The Story: Kenner originally had intended to allow Fett's famed rocket pack to actually shoot missles. Of course, Fett used the rocket pack to fly, so the added bonus of firing rockets made about as much literal sense as giving him a miniature Scrabble game accessory. Still, the plans were to go through, until people realized a few concerning aspects of the proposed figure.

Shown to your left is the rocket-firing Fett prototype. (these were rough, unpainted versions of the usually released figures) In the inset you'll see the missles. Now, understand that back in these days, toys were actually of good quality. That's a definite lost art. Hey, I love McFarlane's line as much as most collectors do, but 4 out of 10 times, the figure manages to fall apart while still in-package. Back then, people didn't have the Am I Hot Or Not site to distract them...craftsmanship was at an all-time high. In other words, this thing really shot! In fact, the rockets shot so well, Kenner smartly decided to can the feature, knowing full well it'd only be a matter of time before some aspiring young Jedi lost an eye.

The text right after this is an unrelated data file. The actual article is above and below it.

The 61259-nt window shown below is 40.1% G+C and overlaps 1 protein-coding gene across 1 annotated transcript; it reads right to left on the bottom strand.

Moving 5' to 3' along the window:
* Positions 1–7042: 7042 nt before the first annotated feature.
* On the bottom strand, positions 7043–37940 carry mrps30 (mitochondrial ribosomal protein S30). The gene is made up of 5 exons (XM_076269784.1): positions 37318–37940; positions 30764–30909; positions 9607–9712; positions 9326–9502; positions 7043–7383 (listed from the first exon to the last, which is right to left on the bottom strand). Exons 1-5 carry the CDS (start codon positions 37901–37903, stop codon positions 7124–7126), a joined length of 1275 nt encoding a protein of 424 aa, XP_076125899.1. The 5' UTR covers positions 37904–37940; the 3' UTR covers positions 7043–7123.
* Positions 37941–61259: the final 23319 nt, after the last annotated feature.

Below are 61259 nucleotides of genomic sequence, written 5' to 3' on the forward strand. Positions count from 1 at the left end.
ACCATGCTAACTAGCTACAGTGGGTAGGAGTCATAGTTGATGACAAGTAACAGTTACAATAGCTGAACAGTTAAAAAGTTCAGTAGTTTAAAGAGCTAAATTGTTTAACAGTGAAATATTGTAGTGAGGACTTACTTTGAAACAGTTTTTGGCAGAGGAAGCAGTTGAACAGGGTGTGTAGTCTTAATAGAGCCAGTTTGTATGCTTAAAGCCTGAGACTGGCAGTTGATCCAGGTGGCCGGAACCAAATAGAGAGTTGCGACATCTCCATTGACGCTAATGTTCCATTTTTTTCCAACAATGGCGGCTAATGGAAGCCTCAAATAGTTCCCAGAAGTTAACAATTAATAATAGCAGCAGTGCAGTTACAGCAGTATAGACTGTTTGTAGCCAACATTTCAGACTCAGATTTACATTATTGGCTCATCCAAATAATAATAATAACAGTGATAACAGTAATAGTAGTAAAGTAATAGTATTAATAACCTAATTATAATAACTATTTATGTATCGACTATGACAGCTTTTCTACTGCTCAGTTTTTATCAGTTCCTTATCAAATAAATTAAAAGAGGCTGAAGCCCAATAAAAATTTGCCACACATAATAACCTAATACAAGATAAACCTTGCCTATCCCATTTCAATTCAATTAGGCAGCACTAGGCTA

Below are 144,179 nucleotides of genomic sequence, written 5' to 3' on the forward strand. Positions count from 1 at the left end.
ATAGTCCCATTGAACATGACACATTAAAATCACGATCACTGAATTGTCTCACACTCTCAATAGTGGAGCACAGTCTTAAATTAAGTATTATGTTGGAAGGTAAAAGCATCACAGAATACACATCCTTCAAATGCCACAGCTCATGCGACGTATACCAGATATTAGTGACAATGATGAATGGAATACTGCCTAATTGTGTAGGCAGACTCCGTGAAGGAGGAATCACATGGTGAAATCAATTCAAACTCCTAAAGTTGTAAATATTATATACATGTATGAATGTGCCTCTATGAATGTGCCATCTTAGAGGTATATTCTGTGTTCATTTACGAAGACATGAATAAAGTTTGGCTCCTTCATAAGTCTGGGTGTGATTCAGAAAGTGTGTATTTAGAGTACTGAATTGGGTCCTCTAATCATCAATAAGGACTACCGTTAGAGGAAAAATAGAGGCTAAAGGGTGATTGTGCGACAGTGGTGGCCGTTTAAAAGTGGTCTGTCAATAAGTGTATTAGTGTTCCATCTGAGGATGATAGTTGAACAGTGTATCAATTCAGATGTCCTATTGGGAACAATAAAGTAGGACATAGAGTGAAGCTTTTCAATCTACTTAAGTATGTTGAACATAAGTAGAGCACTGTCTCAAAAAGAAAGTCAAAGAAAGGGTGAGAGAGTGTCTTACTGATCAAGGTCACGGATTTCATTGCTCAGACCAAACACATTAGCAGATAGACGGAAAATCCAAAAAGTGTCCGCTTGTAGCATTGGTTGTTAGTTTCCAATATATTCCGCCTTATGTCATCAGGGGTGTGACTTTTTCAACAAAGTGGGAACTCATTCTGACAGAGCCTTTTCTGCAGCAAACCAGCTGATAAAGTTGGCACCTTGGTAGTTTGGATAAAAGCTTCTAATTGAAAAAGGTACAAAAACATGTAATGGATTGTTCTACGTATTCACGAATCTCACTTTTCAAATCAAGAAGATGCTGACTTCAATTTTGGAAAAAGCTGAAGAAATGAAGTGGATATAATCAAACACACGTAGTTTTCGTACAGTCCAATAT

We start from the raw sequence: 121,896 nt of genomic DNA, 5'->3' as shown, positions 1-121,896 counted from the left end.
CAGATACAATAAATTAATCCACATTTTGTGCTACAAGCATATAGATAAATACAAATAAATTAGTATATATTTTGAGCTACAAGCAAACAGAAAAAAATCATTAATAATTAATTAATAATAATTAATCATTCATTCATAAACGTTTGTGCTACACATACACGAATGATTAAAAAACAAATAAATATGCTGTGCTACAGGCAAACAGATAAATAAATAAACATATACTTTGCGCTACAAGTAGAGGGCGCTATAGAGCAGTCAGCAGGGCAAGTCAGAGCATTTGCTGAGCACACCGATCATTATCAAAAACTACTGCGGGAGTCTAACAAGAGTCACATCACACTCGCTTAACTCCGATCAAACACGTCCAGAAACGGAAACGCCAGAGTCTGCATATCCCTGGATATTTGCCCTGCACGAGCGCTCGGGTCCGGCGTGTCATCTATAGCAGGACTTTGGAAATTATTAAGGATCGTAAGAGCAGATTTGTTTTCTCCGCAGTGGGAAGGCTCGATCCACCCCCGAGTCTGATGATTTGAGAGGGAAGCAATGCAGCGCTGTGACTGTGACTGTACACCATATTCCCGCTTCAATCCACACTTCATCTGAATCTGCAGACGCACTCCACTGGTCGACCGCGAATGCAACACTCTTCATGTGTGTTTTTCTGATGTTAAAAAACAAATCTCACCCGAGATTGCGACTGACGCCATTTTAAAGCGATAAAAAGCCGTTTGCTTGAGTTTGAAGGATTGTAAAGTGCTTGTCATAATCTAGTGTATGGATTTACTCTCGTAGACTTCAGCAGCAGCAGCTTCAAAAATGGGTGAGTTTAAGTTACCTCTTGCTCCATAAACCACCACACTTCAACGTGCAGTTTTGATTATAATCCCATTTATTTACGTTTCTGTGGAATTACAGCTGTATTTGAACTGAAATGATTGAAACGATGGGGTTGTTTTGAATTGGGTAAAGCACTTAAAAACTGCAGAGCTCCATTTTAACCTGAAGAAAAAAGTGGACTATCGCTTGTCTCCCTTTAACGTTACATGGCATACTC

There's only a few dozen known to still exist today. And since they're so rare, they're also very pricey. Pricey enough that the people who own them probably don't need to sell Star Wars toys to pay the bills. So, if you ever come across one, the chances are almost positively nil that its real. Counterfeiting Star Wars figures might not be as lucrative as just counterfeiting money and eliminating the middleman, but people still do it, and people still fall for it. If a diamond is a way to make six months salary last forever, buying one of these without doing your research is like taking a torch to the bitch.

Fett's not the only mysterious figure out there. If I may, I'd like to direct your attention to one of the many patrons of the infamous Mos Eisley cantina.

Snaggletooth. Remember, there were nearly 100 action figures made for the Star Wars line by the time interest finally started waning. A huge number of the figures made had no lines in the movie. Hell, at least a third of them have less time on-screen than James Earl Jones. But don't blame Kenner for that, there just wasn't much of a reason to shove Amanaman or a Cloud Car Pilot into a twenty-minute subplot in the movies. But one thing's for sure about Snaggletooth: he's a midget in a red suit. Just like the photo and figure picture suggest. Well, then how do you explain....this?!